International

null
A Mexican Federal Police officer pauses during a ceremony to honor officers recently
killed in Mexico City (AP).

Mexican Official’s Killing Highlights Drug-Related Violence

May 09, 2008 04:38 PM
by findingDulcinea Staff
by Cara McDonough
One of Mexico’s top security officials has been shot dead in what appears to be the latest revenge killing by one of Mexico’s most notorious drug cartels.

30-Second Summary

facebook
Officials said Edgar Millan Gomez, 41, was shot nine times Thursday outside his home in Mexico City. Millan Gomez was the national coordinator of the country’s fight against organized crime.

Police believe the Sinaloa cartel is behind the attack. His death could be the latest in a national backlash against Mexican President Felipe Calderon’s war on drugs; seven mid-ranking officials, in addition to Millan Gomez, have been killed in the past month.

And the latest murders are only a small part of the drug- and crime-related violence since Calderon took office in December, 2006. Last year, 2,500 people were killed across the country in organized crime–related incidents, with another 1,000 killings so far this year.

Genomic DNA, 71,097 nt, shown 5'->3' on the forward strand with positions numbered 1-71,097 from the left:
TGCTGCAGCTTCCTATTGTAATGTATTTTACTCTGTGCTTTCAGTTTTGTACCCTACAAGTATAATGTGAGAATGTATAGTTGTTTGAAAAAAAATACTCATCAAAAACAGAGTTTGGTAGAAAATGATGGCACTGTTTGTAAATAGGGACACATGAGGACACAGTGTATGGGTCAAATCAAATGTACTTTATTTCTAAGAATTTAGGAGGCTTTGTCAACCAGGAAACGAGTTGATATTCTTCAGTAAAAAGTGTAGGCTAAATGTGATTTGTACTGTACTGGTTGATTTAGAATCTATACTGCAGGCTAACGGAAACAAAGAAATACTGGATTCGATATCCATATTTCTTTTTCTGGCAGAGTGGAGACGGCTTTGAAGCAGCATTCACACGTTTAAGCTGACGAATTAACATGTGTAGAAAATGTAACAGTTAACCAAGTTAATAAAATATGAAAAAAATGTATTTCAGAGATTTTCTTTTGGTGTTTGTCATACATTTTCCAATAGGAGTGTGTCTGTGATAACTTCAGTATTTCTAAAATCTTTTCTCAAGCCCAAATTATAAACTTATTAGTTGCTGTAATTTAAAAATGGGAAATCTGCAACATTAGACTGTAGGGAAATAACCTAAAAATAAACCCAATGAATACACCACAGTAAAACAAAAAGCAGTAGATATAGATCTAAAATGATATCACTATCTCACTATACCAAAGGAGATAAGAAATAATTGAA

The reactive killing sprees have prompted some to say that Calderon’s methods—which focus on an amped-up military presence across the country, including at the airport and on highways—won’t work in the long run.

Some drug-war experts say that the military presence may help thwart Mexico’s major drug trafficking problem in the short term, but better intelligence, investigations and judicial processes are needed to maintain momentum.

Others, like Juarez resident Bernardo Washington, say the intimidating message sent by soldiers lining the streets will work, little by little.

“No one's selling drugs in the streets anymore," he says. “They're scared of the power of the state."

Headline Link: Mexico’s top organized crime fighter killed

Related Topics: Calderon’s drug war

Background Links: The drug gang war

Key Player: President Felipe Calderon

facebook

Most Recent Beyond The Headlines